Stories of the Sikh Fortress Turban at the Museum of Lancashire
A rare type of turban worn by historic Sikh warriors is the centrepiece of a new exhibition now showing at the Museum of Lancashire (MoL).
The turban, known as the Dastaar Boonga or fortress turban, has a tall conical structure resembling a tower or a fortress. It was worn by a group of Sikh warriors called Akali Nihangs.
Famed for their bravery, fighting prowess and victories even when heavily outnumbered, the Akali Nihangs are revered for the role they played in Sikh history, especially military history.
The warriors wore the fortress turban in battle to protect their heads and to hold an array of fearsome weapons such as daggers, swords and deadly throwing discs.
Some Akali Nihangs still wear this type of turban today for ceremonial purposes and as a symbol of their proud tradition.
Charlotte Steels, senior museum manager at Lancashire County Council, said: "The Sikh Fortress Turban is a fabulous touring exhibition from the British Museum.
"While the original turban in the British Museum's collection is now too fragile to travel, the turban on display at the MoL is a stunning replica.
"British Museum staff worked alongside the Sikh community to explore traditional tying techniques to recreate this impressive turban from 37 metres of fabric.
"The weapons displayed in the turban are the 19th century originals. They include two double-edged swords, six throwing discs, a dagger, and a badge of the 45th Rattray’s Sikh Battalion, which eventually became the 3rd Battalion Sikh Regiment of the present-day Indian Army."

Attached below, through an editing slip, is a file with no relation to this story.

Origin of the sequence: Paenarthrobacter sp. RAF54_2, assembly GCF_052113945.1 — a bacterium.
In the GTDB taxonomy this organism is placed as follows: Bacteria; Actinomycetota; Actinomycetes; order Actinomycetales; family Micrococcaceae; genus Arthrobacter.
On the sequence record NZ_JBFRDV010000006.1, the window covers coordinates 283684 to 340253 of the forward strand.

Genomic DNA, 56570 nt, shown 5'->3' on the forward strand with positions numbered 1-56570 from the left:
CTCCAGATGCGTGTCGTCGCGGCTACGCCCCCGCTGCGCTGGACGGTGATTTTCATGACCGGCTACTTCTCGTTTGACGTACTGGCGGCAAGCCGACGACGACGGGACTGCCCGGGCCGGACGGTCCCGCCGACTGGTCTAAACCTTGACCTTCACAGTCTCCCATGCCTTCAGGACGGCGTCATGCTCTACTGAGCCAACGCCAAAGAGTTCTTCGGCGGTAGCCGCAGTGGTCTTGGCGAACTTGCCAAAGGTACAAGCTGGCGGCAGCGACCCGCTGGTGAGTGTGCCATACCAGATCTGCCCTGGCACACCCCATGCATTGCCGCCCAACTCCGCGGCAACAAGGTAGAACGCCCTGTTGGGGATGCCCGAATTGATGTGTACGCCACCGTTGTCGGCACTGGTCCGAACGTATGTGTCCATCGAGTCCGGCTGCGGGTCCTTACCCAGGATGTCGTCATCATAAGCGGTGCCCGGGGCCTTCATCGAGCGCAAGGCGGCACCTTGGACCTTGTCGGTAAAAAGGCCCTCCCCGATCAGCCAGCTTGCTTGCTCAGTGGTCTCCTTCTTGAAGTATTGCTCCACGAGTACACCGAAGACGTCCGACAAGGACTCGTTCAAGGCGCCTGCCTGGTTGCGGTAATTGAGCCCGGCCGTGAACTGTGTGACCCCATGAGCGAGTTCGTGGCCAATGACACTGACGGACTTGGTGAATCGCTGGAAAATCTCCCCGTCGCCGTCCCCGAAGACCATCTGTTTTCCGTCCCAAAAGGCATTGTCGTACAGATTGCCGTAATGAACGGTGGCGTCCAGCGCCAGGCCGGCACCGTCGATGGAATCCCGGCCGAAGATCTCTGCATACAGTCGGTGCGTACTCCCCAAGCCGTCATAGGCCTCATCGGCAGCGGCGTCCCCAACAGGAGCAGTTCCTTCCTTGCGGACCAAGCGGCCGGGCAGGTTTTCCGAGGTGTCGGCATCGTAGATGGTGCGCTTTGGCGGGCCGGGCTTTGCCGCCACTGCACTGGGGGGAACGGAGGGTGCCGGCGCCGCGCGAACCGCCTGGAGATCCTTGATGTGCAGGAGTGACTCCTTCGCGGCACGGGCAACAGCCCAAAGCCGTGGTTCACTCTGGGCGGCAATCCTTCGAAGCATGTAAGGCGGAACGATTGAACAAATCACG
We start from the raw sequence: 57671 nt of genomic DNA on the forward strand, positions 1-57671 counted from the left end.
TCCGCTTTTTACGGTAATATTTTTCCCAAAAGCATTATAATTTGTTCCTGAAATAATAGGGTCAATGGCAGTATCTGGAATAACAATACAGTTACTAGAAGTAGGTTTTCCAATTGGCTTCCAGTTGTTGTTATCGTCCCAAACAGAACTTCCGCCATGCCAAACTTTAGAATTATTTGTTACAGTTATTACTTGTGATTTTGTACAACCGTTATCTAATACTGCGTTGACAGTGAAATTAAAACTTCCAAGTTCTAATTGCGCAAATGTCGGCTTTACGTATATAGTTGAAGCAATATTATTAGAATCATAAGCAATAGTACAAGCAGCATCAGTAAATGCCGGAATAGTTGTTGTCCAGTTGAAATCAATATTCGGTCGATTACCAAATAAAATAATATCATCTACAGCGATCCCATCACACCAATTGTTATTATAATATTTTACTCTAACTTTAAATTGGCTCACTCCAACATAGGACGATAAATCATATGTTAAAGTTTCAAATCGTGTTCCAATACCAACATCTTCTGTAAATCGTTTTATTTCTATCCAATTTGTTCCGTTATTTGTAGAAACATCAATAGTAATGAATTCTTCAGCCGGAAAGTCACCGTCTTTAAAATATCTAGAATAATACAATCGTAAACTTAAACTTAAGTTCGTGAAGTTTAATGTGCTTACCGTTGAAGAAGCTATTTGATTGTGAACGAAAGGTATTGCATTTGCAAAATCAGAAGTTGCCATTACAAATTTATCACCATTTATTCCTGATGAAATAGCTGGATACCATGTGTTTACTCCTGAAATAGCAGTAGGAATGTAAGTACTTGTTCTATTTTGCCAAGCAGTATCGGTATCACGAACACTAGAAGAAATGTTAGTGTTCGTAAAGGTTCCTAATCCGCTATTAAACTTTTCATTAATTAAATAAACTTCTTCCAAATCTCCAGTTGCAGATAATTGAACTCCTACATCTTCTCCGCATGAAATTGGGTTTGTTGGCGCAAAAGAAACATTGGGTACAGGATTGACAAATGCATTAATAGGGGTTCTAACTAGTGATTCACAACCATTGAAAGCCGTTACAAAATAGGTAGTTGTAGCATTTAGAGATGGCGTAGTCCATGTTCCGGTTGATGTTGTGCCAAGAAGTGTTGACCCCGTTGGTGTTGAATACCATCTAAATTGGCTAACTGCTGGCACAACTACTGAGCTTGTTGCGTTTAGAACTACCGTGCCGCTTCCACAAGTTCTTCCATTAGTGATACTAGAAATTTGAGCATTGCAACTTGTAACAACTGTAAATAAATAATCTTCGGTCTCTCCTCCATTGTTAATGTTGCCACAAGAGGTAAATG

Alongside the British Museum exhibition, UK-based visual artist Kate Eggleston-Wirtz has run a series of creative workshops with the local Sikh community to explore the themes of identity and home.
Together, they have created educational artwork that will be used in schools to explore the Sikh faith.
The artwork is based around the concept of the Sikh Gurdwara, where people of all faiths are welcome.
A film has also been created with the community to explore the significance of the turban to the Sikh faith and identity.
At 1pm on Thursday 15 January, Harvinder Bahra and Monique Pullan from the British Museum will be speaking about the history of the fortress turban, its conservation and how it was rewrapped with the help of the local Sikh community.
The exhibition run until Sunday 15 February 2015.
For opening times and more information about the exhibition and associated events, phone 01772 534 075 or email email@example.com.
Notes for Editors: Photos show: the Sikh fortress turban
For further information please contact: Greg Bowen on 01772 536757